SuperMarkets Online's Secure Coupons Aim to Fight Fraud

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Setting what could be major precedents in the ever-changing world of the Internet coupon industry, SuperMarkets Online Inc. is driving consumers from its Web site to participating bricks-and-mortar supermarket retailers, where they can receive secure coupons in the form of Web Bucks.


In addition to building customer loyalty for participating retailers, the system aims to ensure security in an industry marred by fraud.


SuperMarkets Online, Greenwich, CT, lets consumers visit its Web site -- www.valupage.com -- and print a page of product savings posted by more than 12,000 participating supermarket retailers.


Consumers can take the printed page of savings -- or shopping list -- to participating local supermarkets. Upon purchasing the valued items, they must have a special barcode on the ValuPage scanned. Although the items are not discounted right away, shoppers are awarded a Web Buck, which can be used as cash to purchase any product on their next visit to the same supermarket.


The system minimizes the risk of online coupon fraud by requiring customers to bring the shopping list into the supermarket and have the barcode scanned by a special Catalina Printer, which recognizes the order before printing out Web Bucks. The printer would be immune to manipulation of the ValuPage, said Sue Klug, president of Catalina Marketing Corp., SuperMarkets Online's parent company, and chief marketing officer at SuperMarkets Online. Furthermore, consumers have to make a purchase before receiving discounts.


The program is a response in part to several incidents of fraud in the Internet coupon industry. A San Diego woman, for example, repeatedly copied an Internet coupon by SuperMarkets Online in 1996 and was able to obtain 1,000 packages of pantyhose. While the woman was later detained, the episode, among others, sent a message to the industry.


"With today's technology and the ability to manipulate printed images, people can change the look and feel of Internet coupons," Klug said.


The Catalina Printer also serves as an effective direct marketing tool, Klug said. Having access to more than 180 million supermarket transactions, the printer can ascertain, for instance, if a consumer used a coupon in the order. Based on that information, she said, the printer produces a page with a message inviting that consumer to the SuperMarkets Online Web site for more savings. The click-through rate has been 5 percent to 10 percent, she reported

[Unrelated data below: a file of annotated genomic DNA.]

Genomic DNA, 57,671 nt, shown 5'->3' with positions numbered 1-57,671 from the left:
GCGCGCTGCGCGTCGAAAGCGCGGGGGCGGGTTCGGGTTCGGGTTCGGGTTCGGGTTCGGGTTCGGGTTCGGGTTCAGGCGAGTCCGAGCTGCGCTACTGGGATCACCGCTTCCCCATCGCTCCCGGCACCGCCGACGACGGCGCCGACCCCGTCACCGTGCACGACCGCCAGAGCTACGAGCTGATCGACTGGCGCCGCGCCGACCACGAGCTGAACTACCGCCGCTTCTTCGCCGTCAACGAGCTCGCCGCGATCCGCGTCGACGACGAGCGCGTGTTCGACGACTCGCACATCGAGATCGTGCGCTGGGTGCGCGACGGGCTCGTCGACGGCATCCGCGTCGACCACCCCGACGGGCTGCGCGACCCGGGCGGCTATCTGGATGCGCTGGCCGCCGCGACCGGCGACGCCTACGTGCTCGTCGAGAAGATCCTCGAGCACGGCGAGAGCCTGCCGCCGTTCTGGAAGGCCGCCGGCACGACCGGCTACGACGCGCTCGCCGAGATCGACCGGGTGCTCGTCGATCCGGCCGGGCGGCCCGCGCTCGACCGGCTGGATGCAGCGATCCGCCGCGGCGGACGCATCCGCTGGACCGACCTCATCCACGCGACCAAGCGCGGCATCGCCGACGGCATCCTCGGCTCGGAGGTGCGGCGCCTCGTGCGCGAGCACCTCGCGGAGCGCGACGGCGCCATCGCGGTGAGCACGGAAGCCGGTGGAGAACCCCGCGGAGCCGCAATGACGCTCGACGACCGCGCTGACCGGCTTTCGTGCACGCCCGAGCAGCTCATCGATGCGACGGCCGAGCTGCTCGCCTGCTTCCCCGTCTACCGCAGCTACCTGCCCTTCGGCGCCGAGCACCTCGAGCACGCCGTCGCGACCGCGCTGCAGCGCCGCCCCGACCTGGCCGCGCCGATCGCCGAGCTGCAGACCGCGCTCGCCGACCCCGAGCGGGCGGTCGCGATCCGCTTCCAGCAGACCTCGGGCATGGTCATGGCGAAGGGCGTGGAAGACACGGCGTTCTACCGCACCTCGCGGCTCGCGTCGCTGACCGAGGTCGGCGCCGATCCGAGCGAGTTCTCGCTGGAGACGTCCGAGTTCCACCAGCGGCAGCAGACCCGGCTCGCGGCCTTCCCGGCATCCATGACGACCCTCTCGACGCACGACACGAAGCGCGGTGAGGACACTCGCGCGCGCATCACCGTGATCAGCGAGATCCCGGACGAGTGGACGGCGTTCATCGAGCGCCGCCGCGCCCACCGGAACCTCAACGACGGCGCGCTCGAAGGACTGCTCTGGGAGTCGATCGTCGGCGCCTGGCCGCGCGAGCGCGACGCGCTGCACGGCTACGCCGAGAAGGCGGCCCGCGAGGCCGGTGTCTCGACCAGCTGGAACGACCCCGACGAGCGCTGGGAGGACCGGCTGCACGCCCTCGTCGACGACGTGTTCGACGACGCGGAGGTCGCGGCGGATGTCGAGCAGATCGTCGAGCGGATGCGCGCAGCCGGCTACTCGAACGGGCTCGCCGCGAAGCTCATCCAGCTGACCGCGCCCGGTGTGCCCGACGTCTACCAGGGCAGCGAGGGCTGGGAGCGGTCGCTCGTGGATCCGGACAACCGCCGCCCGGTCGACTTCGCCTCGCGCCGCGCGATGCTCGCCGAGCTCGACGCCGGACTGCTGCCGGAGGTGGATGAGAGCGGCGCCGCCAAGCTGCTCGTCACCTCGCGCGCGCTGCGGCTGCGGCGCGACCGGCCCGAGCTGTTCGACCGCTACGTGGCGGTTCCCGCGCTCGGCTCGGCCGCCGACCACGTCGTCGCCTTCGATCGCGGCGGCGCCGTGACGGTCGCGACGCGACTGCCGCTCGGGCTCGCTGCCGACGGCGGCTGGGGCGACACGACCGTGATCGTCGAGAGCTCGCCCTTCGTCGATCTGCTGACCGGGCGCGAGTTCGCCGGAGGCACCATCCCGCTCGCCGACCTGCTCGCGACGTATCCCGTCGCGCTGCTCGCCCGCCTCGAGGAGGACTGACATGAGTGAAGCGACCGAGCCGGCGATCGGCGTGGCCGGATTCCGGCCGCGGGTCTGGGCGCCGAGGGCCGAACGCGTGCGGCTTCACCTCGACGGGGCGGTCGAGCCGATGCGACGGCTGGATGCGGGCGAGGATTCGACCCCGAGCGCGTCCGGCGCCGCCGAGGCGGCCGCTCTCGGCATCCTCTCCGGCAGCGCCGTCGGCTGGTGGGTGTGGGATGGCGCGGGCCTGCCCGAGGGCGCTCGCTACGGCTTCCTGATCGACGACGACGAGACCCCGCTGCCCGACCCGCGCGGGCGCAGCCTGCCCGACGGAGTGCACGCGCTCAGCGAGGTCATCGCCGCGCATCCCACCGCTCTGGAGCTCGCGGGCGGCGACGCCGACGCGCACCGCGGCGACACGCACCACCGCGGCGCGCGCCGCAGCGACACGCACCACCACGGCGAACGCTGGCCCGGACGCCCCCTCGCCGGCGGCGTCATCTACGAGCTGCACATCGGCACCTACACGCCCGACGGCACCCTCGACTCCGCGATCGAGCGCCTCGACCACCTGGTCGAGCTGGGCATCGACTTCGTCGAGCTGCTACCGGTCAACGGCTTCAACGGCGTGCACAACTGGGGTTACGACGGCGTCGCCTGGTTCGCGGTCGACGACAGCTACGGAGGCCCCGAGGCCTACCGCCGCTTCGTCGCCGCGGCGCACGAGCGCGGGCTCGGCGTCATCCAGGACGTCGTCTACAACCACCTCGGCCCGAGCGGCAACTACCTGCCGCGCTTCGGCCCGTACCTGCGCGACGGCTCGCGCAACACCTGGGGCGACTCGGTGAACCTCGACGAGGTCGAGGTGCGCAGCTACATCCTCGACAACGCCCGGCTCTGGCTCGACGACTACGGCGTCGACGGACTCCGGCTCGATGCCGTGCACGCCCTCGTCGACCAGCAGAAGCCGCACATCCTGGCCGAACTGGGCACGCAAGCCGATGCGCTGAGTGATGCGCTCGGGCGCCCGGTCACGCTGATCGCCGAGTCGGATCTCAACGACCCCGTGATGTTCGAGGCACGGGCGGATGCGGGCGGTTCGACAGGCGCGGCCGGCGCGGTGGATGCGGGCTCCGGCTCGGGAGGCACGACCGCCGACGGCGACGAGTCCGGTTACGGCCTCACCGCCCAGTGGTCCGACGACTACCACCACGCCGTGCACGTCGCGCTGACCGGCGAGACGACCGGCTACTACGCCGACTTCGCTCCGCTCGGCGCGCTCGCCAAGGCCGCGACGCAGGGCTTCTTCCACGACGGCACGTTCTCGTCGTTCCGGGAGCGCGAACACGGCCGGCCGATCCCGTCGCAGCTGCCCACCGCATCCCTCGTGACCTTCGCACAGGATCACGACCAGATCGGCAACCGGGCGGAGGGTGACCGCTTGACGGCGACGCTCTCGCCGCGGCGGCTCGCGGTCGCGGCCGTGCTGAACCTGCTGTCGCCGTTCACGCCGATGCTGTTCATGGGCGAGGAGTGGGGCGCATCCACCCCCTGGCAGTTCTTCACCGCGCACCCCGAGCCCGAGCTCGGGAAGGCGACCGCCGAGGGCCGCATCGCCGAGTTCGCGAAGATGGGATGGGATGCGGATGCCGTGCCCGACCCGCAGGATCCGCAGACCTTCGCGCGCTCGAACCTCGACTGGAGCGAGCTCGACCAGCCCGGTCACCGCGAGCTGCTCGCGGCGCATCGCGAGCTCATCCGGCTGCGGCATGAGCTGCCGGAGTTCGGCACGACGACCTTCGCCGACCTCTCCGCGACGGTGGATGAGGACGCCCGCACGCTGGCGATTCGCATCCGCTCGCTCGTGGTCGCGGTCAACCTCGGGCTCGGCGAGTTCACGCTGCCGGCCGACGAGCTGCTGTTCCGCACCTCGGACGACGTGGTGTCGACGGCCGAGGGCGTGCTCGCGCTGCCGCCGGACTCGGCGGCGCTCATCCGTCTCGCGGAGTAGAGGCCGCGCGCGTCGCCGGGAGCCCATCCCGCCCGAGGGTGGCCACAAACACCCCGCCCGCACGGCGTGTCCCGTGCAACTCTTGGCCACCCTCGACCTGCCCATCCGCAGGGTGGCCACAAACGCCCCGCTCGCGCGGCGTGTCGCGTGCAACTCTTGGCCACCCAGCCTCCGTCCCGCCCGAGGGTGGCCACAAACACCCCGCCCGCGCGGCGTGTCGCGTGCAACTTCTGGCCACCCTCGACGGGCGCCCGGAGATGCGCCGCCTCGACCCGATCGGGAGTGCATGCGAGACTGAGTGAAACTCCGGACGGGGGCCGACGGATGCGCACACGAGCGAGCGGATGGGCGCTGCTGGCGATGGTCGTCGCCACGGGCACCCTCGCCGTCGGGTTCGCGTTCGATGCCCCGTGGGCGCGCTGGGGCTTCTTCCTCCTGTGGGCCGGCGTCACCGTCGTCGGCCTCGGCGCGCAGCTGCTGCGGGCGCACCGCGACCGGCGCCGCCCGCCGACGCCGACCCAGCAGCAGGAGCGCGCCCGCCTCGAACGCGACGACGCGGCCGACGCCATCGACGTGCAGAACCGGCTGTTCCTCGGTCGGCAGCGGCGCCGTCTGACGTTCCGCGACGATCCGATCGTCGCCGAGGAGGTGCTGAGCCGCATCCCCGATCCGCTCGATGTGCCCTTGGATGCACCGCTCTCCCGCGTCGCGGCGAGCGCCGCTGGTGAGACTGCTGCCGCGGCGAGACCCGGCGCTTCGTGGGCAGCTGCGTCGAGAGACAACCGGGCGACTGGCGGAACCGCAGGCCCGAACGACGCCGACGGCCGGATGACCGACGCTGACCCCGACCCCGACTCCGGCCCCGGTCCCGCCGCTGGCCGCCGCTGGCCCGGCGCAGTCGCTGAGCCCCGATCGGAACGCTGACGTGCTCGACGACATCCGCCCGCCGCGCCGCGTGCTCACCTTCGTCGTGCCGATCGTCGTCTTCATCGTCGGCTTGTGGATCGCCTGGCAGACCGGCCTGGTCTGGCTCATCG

"SuperMarkets Online is trying to find people [who] are promotionally sensitive," she said. "If [consumers] redeemed one coupon, they're probable users of ValuPage."


SuperMarkets Online also targets prospective online coupon users via the Internet, Klug said. The company sends a permission-based ValuPage e-mail to approximately 2.5 million registered users each week.


In an effort to generate more traffic to its Web site, which already records more than 1 million unique visitors each week, SuperMarkets Online has formed partnerships with several Internet companies. The company targets Web sites that cater to women, in particular, because that market still makes up nearly 75 percent of all coupon users, she said.


In one such alliance, SuperMarkets Online has partnered with America Online, Klug said. As part of a program called Food Wednesday, SuperMarkets Online supplies coupons to America Online's members.


"It makes a lot of sense to move some of their traffic to ours," she said.


Klug said SuperMarkets Online is merging its offline and online direct marketing efforts. Responding to affiliate retailers' increased interest in launching their own e-mail marketing campaigns, the company began combining the e-mail addresses it has compiled with customers' frequent shopper cards from retailers. With the customer's permission, Klug said, SuperMarkets Online is assessing the customer's purchase behavior and following up with a targeted e-mail. The company has linked 300,000 e-mail addresses and frequent shopper cards.


"What we've learned so far," Klug said, "is that since we're able to provide value back to customers, they're willing to give us the information in exchange."


Customers generally purchase about three items each week from an average of 60 offers, Klug reported.


SuperMarkets Online ranks among the top 10 online shopping Web sites, according to PC Data Online, Reston, VA, an online research firm. It also ranks favorably among food-at-home Web sites, Klug said.
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